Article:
SEC chairman reviews the Commission's 1995 agenda.
"We are focusing on mutual funds because of their enormous popularity as vehicles for investment and retirement," said Levitt. "Without risk, of course, there is no market. Our concern is not to eliminate risk, but to make sure people have a sense of the degree of risk before they turn over their money." Levitt spoke of a recent SEC initiative inviting comments and suggestions from users on a range of proposals on mutual fund risk measurements (see "SEC Seeks Comments on Proposals for Pisk Disclosure," JofA, Jun. 95, page 15).
Levitt told the audience he expected the SEC to determine the best solution for this problem by yearend. Levitt said developments in Orange County, California, represented a defining moment for the municipal market. "The outcome will likely determine a variety of crucial issues for this vibrant marketplace," said Levitt. He warned of the severe consequences if the county defaults. He said Wall Street would be hurt by a default, but the real victims would be the thousands that held stakes in Orange County debt. "The ensuing higher interest rates on its debt would effectively constitute a huge tax increase on its taxpayers," said Levitt. He said the SEC would provide municipalities with seminars and speeches to local officials about investment policies, risk assessment and financial instruments this summer.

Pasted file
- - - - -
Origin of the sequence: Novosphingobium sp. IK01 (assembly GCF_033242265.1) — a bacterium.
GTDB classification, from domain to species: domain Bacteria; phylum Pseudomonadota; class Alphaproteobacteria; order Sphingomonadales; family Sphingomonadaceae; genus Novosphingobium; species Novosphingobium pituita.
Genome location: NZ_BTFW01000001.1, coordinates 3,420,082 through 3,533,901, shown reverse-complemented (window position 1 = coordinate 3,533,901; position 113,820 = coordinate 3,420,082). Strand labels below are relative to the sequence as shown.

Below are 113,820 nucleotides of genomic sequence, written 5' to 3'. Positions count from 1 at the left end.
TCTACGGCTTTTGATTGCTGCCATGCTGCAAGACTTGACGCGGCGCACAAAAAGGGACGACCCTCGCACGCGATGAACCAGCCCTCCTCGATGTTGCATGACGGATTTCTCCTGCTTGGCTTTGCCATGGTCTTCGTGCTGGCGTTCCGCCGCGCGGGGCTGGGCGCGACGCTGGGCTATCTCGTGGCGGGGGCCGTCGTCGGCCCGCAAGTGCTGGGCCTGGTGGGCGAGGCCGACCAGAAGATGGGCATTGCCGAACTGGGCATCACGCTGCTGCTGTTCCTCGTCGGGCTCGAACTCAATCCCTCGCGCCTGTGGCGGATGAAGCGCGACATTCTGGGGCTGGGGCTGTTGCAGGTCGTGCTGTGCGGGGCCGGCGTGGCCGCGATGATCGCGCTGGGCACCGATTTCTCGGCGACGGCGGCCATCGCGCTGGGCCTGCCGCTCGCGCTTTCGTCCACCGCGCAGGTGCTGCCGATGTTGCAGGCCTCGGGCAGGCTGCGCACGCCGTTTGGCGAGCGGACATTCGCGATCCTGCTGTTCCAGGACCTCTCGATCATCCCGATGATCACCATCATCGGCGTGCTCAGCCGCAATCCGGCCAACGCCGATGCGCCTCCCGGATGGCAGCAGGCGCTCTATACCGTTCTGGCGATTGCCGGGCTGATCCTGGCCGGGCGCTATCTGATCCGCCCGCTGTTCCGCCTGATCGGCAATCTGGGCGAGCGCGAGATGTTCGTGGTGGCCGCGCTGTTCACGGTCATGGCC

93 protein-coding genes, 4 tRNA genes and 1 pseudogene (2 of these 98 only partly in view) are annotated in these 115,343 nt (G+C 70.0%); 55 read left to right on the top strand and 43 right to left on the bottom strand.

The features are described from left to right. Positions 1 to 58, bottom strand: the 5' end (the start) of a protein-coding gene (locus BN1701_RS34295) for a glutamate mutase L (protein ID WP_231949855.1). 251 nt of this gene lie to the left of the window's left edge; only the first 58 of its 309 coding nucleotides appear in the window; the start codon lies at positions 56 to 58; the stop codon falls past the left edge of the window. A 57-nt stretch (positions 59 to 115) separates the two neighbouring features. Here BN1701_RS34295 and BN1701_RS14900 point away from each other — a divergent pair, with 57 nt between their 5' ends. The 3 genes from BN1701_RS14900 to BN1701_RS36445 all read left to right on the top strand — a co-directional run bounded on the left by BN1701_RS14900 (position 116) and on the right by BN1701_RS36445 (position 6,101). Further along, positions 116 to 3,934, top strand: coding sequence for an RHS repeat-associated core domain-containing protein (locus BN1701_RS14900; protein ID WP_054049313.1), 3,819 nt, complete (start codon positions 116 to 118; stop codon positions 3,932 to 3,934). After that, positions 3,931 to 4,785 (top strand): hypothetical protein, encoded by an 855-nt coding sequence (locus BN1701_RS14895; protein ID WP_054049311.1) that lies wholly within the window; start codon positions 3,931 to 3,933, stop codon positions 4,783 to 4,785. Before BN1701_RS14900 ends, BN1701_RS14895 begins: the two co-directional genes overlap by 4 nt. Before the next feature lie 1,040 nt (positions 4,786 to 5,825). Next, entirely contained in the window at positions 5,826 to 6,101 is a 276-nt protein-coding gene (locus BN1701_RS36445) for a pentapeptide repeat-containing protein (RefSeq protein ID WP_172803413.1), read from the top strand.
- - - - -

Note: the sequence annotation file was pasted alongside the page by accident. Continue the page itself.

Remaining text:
Levitt said the SEC was addressing the broader issue of capital formation rules to ensure they were adequate to meet the needs of the twenty-first century. The SEC is planning to announce its proposals on granting "safe-harbor" protection to companies for the disclosure of forward-looking information. "The question is how to encourage businesses to provide more useful information to the market safely without stripping individual investors of remedies against fraud," said Levitt.
Another initiative proposed by the chairman would allow companies to simplify financial statements by "excluding many of the complex footnotes included in annual reports and other documents sent to investors." Levitt said information on the marketplace would not be compromised because it would still be filed publicly with the commission and sent to investors by companies on request.
"While listings in major international markets, such as London and Tokyo, have hit a plateau or even declined in recent years," said Levitt, "foreign issuer participation in the U.S. markets has grown dramatically in the 1990s." He said that in the last four years, more than 440 foreign companies entered the U.S. public market for the first time, bringing the total to 670. The chairman said the future of finance is international, and that good relations with foreign counterparts of the SEC protect American investors. Levitt announced that London recently agreed to allow the SEC to obtain regular information on United Kingdom advisers offering services in the United States. "You can expect the SEC to take this new approach with other countries as well," said Levitt.
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|Title Annotation:||SEC chairman Arthur Levitt|
|Publication:||Journal of Accountancy|
|Date:||Jul 1, 1995|
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